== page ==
The Valentine’s Day episode of Orange is The New Black is definitely a better example of how to deal with a TON of different storylines at once, primarily because it is well-paced. We’re jam-packed with a lot of little developments and each scene moves well, as opposed to lingering on some of these storylines too long. Seriously. Even the Larry stuff was better paced – I’d rather Larry is treated this way the remainder of the season, with quick hits that get to the point and provide a lot of movement.
A lot of the attention for this episode is primarily spent on the kitchen crew – at least, they seemed to have the most scenes to cut back to, especially with Flaca/Maritza and Daya/Bennett. They had the fun storyline of setting up the Valentine’s Day party the prison throws for everyone, baking cookies, hypothesizing about love. Flaca and Maritza share some hooch and get a little too tipsy, then share a brief moment of intimacy as a result. Look what being lovelorn and alone in prison does to you! We also get more of the Daya/Bennett ups and downs – they’ve been a little more boring to me this season, but it was nice to get more of their dynamic, especially given Daya’s crazed hormones. It’s sweet that they try very hard to be the “normal couple” – they even role play – but they both recognize immediately that it’s a foregone reality they’ll never see, especially once the baby is public knowledge. The other great thing about their arc in this episode is we finally get a hint of Pornstache (Mendez) making his return, him having sent a mysterious Valentine’s Day card to Daya. They both acknowledge this soberly, and we know there’s more trouble ahead for them.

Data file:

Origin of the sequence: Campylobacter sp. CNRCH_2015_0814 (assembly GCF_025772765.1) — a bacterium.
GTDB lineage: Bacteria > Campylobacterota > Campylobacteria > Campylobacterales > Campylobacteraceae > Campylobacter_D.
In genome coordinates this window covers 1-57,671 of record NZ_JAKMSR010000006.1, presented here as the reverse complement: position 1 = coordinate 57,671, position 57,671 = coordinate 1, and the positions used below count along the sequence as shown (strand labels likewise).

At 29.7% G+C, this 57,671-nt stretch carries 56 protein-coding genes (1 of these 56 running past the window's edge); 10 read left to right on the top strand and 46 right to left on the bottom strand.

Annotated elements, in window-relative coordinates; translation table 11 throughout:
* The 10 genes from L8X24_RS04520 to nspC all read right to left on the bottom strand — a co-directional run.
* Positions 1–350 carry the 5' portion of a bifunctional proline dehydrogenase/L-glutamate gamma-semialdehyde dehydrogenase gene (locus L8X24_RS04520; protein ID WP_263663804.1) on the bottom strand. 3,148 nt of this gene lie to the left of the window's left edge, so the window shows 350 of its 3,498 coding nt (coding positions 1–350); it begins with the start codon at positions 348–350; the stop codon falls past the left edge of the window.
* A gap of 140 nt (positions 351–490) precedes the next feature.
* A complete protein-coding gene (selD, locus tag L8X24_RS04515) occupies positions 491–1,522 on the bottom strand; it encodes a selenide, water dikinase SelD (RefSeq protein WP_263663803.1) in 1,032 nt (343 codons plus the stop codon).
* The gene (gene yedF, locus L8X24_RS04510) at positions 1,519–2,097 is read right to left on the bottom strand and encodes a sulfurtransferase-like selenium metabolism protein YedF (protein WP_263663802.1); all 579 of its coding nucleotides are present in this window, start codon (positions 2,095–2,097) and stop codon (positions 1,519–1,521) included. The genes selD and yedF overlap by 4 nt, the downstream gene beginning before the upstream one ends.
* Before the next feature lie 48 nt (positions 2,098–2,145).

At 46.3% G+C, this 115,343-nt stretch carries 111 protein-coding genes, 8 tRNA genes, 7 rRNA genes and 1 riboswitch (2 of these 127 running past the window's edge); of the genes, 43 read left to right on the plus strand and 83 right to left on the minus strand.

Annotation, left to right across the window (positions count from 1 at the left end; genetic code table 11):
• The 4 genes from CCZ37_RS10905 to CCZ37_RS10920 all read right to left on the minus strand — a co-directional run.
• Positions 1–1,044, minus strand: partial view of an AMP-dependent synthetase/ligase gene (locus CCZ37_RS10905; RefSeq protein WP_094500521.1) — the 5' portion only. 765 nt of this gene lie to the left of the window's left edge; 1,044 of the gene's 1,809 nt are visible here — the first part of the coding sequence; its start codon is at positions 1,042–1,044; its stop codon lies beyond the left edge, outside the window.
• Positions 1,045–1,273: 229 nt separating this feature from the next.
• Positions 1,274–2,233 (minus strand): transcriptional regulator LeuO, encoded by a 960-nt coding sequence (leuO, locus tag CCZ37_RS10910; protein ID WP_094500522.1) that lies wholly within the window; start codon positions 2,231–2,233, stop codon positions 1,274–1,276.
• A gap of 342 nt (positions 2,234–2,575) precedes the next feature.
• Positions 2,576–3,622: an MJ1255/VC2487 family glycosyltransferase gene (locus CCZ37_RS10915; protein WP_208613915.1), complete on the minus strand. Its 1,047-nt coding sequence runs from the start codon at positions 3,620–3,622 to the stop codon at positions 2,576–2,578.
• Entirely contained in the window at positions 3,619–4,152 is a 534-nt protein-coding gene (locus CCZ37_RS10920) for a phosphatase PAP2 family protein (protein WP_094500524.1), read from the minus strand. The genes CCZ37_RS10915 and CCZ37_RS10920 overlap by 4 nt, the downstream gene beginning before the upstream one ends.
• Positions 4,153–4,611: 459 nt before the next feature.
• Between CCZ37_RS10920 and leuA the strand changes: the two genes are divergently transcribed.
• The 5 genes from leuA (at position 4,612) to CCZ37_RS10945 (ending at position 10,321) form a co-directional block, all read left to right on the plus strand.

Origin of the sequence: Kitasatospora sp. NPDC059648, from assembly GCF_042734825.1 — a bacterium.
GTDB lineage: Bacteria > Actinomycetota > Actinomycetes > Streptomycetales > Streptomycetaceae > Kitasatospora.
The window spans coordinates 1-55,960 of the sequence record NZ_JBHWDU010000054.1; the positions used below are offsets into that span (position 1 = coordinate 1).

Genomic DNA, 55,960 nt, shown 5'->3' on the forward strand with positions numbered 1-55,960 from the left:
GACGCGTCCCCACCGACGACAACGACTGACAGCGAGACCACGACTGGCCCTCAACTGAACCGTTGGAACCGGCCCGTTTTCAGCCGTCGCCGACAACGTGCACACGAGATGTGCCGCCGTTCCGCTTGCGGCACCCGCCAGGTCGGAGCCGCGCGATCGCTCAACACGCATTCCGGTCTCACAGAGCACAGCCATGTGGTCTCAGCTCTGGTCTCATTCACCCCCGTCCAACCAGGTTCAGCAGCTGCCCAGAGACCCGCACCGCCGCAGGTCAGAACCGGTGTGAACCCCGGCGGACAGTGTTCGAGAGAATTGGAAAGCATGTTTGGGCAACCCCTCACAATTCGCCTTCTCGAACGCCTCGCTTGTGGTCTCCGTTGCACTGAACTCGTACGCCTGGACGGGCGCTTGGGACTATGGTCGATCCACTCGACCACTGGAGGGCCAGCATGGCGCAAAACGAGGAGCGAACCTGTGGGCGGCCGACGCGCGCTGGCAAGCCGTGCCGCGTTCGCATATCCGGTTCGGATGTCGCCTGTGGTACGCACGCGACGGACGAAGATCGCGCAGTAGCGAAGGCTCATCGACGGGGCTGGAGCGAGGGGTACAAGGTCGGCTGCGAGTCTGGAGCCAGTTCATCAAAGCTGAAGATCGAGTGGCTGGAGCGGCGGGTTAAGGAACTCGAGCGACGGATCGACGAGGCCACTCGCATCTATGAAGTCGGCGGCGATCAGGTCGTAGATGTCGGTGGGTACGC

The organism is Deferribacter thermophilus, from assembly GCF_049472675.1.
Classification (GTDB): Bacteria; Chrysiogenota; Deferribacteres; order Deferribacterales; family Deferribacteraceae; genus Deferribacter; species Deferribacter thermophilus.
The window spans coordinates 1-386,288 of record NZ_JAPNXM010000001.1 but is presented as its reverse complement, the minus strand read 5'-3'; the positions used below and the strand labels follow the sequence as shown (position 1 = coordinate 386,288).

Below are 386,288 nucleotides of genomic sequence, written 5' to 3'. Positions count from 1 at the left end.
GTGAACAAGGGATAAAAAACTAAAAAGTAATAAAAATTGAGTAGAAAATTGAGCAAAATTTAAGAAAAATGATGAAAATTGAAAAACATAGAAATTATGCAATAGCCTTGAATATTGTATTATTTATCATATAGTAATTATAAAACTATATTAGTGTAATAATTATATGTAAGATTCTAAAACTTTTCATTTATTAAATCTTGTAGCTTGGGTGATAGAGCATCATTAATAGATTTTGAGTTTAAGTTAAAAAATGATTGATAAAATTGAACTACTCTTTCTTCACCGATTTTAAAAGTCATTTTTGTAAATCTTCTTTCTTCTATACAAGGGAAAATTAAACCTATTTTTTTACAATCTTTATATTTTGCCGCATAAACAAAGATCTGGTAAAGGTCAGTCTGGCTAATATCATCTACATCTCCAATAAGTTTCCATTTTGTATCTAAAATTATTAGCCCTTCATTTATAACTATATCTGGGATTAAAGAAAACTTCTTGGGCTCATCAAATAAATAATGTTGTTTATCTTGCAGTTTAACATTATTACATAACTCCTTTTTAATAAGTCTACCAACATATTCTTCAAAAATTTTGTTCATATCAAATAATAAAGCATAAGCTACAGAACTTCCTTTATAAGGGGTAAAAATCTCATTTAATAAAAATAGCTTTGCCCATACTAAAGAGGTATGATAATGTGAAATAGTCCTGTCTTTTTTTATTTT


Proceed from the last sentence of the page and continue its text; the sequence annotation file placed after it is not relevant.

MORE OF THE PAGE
The next big development here is Piper making more of her stamp again in prison life. I was waiting for that snooping journalist to come back into play, even in the smallest of ways. After the brief reconciliation with Larry, he introduces the idea of exposing the Litchfield prison and having Piper work from the inside. Although the idea of teaming up initially causes another rift between Larry and Piper, it does wind up inspiring her to pursue investigating on her own, touting a prison “newsletter” to Healy as a cover, with benefits for Healy (The girls will like you again is Piper’s promise!) The testimonials about what love means to the prisoner is a wonderful interlude throughout the episode, and it becomes clear toward the end that it’s Piper asking the question of the prisoners. There’s a lot of wonderful insights here, where the prisoners all get to wax poetic verbally and nonverbally (Norma’s simple response is so comical but sweet) – this was an awesome way to thread this through. Ending with Piper explaining that “home” is more or less what love is also a poetic stamp on Piper’s storyline in this episode. After meeting Larry again for the first time in months, we see her go through the existential frustration of not feeling at home, and not having love at her grasp for the first time. We see her chuck away a Valentine’s Day card from Alex, and she clearly has more to do to make peace with Larry. To finally proclaim Litchfield as her home for now(even if just to cover up for the investigations) was clearly a liberating moment for Piper, another moment of acceptance in her self journey and her sentence.